Walt Whitman's America: A Cultural Biography

By Levinson, Martin H. | et Cetera, Winter 1997 | Go to article overview

Walt Whitman's America: A Cultural Biography


Levinson, Martin H., et Cetera


David S. Reynolds. Walt Whitman's America: A Cultural Biography. Vintage: New York, 1996. Walt Whitman said, "In estimating my volumes[,] the world's current times and needs [i.e., nineteenthcentury], and their spirit, must first be profoundly estimated." David S. Reynolds in Walt Whitman's America has done just this in an absorbing well-researched cultural biography of one of America's greatest poets. Reynolds demonstrates how Whitman gathered images from virtually every cultural arena and transformed them through his powerful personality into poetry.

Whitman's theory of poetry was based on the idea of the poet's social function. When he begins Leaves of Grass (1855) with the famous line "I celebrate myself" he is referring to the individual and the nation. He believed that his poetry could save the country from its pre-Civil War fragmentation and impending social collapse. Unfortunately, the Civil War proved him wrong but it also caused him to write two of his most famous poems - -"O Captain! My Captain!" and "When Lilacs Last in the Dooryard Bloom'd," which are encomiums to Abraham Lincoln.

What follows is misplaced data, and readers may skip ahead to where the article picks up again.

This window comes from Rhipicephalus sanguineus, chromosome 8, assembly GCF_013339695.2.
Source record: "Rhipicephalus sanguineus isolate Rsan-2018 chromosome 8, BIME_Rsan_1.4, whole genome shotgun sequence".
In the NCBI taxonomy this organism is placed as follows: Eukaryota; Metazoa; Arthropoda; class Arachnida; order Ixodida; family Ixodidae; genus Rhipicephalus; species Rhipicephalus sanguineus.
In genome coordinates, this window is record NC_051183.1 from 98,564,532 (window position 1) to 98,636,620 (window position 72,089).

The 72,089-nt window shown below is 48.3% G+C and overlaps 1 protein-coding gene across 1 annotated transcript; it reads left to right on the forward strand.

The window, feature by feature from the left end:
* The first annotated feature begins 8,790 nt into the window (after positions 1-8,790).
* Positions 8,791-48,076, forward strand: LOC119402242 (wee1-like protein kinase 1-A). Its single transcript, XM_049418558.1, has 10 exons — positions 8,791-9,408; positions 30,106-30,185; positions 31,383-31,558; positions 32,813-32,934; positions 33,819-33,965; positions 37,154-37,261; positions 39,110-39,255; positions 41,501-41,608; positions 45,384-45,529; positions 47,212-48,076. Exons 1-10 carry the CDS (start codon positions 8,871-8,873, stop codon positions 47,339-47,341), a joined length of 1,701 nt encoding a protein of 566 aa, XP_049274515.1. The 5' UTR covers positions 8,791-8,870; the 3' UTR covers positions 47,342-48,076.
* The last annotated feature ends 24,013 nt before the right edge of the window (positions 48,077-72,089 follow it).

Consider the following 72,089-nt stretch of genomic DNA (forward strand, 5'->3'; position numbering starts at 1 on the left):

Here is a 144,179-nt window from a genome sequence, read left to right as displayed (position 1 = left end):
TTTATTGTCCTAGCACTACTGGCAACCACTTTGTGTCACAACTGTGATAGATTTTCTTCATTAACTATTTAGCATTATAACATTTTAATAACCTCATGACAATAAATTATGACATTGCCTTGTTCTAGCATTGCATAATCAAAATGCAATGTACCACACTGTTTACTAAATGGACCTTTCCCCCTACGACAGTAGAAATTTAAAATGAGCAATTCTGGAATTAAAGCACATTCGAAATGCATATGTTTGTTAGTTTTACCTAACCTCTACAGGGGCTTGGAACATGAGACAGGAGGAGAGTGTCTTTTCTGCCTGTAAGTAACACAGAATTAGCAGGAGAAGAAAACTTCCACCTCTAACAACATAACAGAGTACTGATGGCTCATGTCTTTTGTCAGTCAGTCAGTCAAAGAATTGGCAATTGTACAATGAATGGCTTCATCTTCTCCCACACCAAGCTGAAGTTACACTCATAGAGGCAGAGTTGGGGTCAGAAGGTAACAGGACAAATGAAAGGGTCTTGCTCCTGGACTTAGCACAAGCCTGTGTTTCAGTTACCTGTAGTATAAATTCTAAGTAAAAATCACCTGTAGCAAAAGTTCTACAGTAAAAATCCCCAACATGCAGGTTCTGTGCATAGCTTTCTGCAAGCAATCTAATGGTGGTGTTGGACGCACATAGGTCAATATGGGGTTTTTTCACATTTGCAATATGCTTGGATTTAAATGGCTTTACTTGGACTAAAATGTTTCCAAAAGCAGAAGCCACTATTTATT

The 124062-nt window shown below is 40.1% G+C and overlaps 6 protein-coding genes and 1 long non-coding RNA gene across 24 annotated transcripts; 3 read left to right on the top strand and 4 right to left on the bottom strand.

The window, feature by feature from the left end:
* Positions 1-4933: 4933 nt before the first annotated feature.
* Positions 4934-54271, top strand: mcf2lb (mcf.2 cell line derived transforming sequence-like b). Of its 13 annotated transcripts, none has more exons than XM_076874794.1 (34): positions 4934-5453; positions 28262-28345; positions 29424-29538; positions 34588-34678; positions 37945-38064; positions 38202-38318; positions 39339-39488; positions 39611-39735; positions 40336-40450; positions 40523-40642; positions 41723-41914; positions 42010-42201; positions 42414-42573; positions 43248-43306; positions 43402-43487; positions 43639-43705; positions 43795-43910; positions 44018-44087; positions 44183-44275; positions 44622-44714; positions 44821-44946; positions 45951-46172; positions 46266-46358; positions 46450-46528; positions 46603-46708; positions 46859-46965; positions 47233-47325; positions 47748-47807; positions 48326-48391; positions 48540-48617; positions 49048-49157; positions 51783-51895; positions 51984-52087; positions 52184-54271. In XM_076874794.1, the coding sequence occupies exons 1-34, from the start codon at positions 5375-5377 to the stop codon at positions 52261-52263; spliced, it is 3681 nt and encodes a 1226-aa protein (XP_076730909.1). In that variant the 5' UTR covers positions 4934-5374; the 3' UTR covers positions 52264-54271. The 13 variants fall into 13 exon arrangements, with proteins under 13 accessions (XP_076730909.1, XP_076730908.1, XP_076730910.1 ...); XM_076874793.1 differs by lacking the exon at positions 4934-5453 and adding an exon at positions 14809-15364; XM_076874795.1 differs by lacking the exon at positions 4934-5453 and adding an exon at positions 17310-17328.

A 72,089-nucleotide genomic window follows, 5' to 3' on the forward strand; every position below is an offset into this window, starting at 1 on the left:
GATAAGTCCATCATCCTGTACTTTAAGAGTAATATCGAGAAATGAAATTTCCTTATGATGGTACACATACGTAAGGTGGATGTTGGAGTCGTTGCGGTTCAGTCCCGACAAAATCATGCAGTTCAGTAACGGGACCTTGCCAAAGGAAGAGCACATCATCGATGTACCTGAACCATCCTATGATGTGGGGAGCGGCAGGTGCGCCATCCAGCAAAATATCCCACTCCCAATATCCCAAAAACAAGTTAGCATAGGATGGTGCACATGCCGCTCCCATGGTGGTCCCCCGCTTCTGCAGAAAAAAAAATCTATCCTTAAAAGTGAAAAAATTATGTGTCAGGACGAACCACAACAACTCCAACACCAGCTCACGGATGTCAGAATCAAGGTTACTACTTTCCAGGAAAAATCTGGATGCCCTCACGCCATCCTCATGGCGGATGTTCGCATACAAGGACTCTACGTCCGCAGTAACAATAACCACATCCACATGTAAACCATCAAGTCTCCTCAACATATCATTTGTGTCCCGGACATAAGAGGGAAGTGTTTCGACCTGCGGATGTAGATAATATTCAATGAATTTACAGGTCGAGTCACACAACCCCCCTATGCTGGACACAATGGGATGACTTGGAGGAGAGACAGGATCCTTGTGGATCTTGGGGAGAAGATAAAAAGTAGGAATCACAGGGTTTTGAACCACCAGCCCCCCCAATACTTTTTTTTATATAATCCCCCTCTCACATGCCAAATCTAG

Reynolds tries to present Whitman's totality, warts included. For example, Whitman never said much about black suffrage, but when he did his remarks were generally derogatory. His racism was informed by phrenology, an ethnological pseudoscience, which divided humanity into distinct races. …

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